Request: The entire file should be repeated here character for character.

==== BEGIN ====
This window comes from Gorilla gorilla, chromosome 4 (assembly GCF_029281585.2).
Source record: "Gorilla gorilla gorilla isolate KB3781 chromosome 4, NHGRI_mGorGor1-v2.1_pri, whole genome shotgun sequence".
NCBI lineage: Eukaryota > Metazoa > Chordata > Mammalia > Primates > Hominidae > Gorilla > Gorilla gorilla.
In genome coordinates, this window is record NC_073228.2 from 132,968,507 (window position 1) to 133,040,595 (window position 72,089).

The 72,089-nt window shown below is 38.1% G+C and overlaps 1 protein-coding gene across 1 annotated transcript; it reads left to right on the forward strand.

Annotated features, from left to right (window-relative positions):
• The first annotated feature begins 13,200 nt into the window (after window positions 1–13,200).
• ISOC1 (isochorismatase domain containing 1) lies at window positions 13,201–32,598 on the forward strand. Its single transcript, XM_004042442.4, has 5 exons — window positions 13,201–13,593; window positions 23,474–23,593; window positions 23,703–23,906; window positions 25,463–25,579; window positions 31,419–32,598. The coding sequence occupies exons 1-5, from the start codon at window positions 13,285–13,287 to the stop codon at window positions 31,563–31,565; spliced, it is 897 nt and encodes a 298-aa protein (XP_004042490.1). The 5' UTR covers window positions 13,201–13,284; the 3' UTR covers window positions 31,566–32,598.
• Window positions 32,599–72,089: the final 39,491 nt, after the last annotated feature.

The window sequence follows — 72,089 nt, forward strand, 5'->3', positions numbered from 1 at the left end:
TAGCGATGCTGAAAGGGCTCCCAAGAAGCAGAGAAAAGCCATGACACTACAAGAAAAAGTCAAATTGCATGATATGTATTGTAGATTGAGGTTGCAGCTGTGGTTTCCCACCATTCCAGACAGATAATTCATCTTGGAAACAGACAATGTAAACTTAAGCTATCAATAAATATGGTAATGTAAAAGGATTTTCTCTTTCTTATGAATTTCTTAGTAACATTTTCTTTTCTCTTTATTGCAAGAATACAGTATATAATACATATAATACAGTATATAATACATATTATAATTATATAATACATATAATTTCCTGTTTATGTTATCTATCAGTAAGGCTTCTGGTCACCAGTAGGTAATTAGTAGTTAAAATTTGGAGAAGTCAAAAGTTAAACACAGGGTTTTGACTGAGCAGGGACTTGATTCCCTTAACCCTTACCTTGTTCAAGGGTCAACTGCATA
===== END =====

This window comes from Gorilla gorilla, chromosome 4 (assembly GCF_029281585.2).
Source record: "Gorilla gorilla gorilla isolate KB3781 chromosome 4, NHGRI_mGorGor1-v2.1_pri, whole genome shotgun sequence".
NCBI lineage: Eukaryota > Metazoa > Chordata > Mammalia > Primates > Hominidae > Gorilla > Gorilla gorilla.
In genome coordinates, this window is record NC_073228.2 from 132,968,507 (window position 1) to 133,040,595 (window position 72,089).

The 72,089-nt window shown below is 38.1% G+C and overlaps 1 protein-coding gene across 1 annotated transcript; it reads left to right on the forward strand.

Annotated features, from left to right (window-relative positions):
• The first annotated feature begins 13,200 nt into the window (after window positions 1–13,200).
• ISOC1 (isochorismatase domain containing 1) lies at window positions 13,201–32,598 on the forward strand. Its single transcript, XM_004042442.4, has 5 exons — window positions 13,201–13,593; window positions 23,474–23,593; window positions 23,703–23,906; window positions 25,463–25,579; window positions 31,419–32,598. The coding sequence occupies exons 1-5, from the start codon at window positions 13,285–13,287 to the stop codon at window positions 31,563–31,565; spliced, it is 897 nt and encodes a 298-aa protein (XP_004042490.1). The 5' UTR covers window positions 13,201–13,284; the 3' UTR covers window positions 31,566–32,598.
• Window positions 32,599–72,089: the final 39,491 nt, after the last annotated feature.

The window sequence follows — 72,089 nt, forward strand, 5'->3', positions numbered from 1 at the left end:
TAGCGATGCTGAAAGGGCTCCCAAGAAGCAGAGAAAAGCCATGACACTACAAGAAAAAGTCAAATTGCATGATATGTATTGTAGATTGAGGTTGCAGCTGTGGTTTCCCACCATTCCAGACAGATAATTCATCTTGGAAACAGACAATGTAAACTTAAGCTATCAATAAATATGGTAATGTAAAAGGATTTTCTCTTTCTTATGAATTTCTTAGTAACATTTTCTTTTCTCTTTATTGCAAGAATACAGTATATAATACATATAATACAGTATATAATACATATTATAATTATATAATACATATAATTTCCTGTTTATGTTATCTATCAGTAAGGCTTCTGGTCACCAGTAGGTAATTAGTAGTTAAAATTTGGAGAAGTCAAAAGTTAAACACAGGGTTTTGACTGAGCAGGGACTTGATTCCCTTAACCCTTACCTTGTTCAAGGGTCAACTGCATA